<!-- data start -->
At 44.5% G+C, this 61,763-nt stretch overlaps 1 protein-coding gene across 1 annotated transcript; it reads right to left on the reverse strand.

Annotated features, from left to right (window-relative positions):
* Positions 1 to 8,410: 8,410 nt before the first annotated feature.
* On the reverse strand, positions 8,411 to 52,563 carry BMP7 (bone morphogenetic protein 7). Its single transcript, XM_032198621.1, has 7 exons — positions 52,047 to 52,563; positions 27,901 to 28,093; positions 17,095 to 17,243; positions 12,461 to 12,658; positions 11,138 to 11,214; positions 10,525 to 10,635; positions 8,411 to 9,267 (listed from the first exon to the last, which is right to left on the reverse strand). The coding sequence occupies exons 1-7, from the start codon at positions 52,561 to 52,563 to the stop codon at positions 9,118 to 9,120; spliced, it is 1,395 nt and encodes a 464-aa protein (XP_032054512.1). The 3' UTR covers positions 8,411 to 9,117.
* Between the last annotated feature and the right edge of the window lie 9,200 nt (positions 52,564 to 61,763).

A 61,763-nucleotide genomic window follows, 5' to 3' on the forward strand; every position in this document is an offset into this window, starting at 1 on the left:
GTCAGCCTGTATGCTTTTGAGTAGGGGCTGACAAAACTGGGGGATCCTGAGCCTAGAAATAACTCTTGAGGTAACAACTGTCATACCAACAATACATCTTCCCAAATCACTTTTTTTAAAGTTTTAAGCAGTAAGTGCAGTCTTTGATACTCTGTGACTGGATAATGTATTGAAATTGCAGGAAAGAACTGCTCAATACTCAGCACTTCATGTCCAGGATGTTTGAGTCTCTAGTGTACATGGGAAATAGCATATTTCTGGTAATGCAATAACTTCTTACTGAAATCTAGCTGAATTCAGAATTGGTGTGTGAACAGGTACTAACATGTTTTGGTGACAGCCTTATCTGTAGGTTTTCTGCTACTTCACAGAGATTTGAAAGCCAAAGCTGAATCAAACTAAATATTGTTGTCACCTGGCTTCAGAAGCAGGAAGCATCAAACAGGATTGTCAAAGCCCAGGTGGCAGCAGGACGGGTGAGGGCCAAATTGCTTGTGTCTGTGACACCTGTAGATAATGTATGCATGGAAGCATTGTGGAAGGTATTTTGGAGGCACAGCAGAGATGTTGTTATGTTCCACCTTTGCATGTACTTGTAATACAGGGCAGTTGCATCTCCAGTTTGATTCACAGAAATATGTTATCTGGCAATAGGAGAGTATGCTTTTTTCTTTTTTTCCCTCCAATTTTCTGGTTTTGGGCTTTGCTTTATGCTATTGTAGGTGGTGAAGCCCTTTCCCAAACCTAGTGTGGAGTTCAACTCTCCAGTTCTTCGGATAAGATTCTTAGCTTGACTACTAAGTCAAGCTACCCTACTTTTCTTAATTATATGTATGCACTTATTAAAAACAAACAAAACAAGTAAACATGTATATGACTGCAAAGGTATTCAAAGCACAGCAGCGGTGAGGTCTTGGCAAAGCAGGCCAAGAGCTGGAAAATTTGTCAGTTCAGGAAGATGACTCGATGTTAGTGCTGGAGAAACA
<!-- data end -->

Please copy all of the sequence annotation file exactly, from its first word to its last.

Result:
At 44.5% G+C, this 61,763-nt stretch overlaps 1 protein-coding gene across 1 annotated transcript; it reads right to left on the reverse strand.

Annotated features, from left to right (window-relative positions):
* Positions 1 to 8,410: 8,410 nt before the first annotated feature.
* On the reverse strand, positions 8,411 to 52,563 carry BMP7 (bone morphogenetic protein 7). Its single transcript, XM_032198621.1, has 7 exons — positions 52,047 to 52,563; positions 27,901 to 28,093; positions 17,095 to 17,243; positions 12,461 to 12,658; positions 11,138 to 11,214; positions 10,525 to 10,635; positions 8,411 to 9,267 (listed from the first exon to the last, which is right to left on the reverse strand). The coding sequence occupies exons 1-7, from the start codon at positions 52,561 to 52,563 to the stop codon at positions 9,118 to 9,120; spliced, it is 1,395 nt and encodes a 464-aa protein (XP_032054512.1). The 3' UTR covers positions 8,411 to 9,117.
* Between the last annotated feature and the right edge of the window lie 9,200 nt (positions 52,564 to 61,763).

A 61,763-nucleotide genomic window follows, 5' to 3' on the forward strand; every position in this document is an offset into this window, starting at 1 on the left:
GTCAGCCTGTATGCTTTTGAGTAGGGGCTGACAAAACTGGGGGATCCTGAGCCTAGAAATAACTCTTGAGGTAACAACTGTCATACCAACAATACATCTTCCCAAATCACTTTTTTTAAAGTTTTAAGCAGTAAGTGCAGTCTTTGATACTCTGTGACTGGATAATGTATTGAAATTGCAGGAAAGAACTGCTCAATACTCAGCACTTCATGTCCAGGATGTTTGAGTCTCTAGTGTACATGGGAAATAGCATATTTCTGGTAATGCAATAACTTCTTACTGAAATCTAGCTGAATTCAGAATTGGTGTGTGAACAGGTACTAACATGTTTTGGTGACAGCCTTATCTGTAGGTTTTCTGCTACTTCACAGAGATTTGAAAGCCAAAGCTGAATCAAACTAAATATTGTTGTCACCTGGCTTCAGAAGCAGGAAGCATCAAACAGGATTGTCAAAGCCCAGGTGGCAGCAGGACGGGTGAGGGCCAAATTGCTTGTGTCTGTGACACCTGTAGATAATGTATGCATGGAAGCATTGTGGAAGGTATTTTGGAGGCACAGCAGAGATGTTGTTATGTTCCACCTTTGCATGTACTTGTAATACAGGGCAGTTGCATCTCCAGTTTGATTCACAGAAATATGTTATCTGGCAATAGGAGAGTATGCTTTTTTCTTTTTTTCCCTCCAATTTTCTGGTTTTGGGCTTTGCTTTATGCTATTGTAGGTGGTGAAGCCCTTTCCCAAACCTAGTGTGGAGTTCAACTCTCCAGTTCTTCGGATAAGATTCTTAGCTTGACTACTAAGTCAAGCTACCCTACTTTTCTTAATTATATGTATGCACTTATTAAAAACAAACAAAACAAGTAAACATGTATATGACTGCAAAGGTATTCAAAGCACAGCAGCGGTGAGGTCTTGGCAAAGCAGGCCAAGAGCTGGAAAATTTGTCAGTTCAGGAAGATGACTCGATGTTAGTGCTGGAGAAACA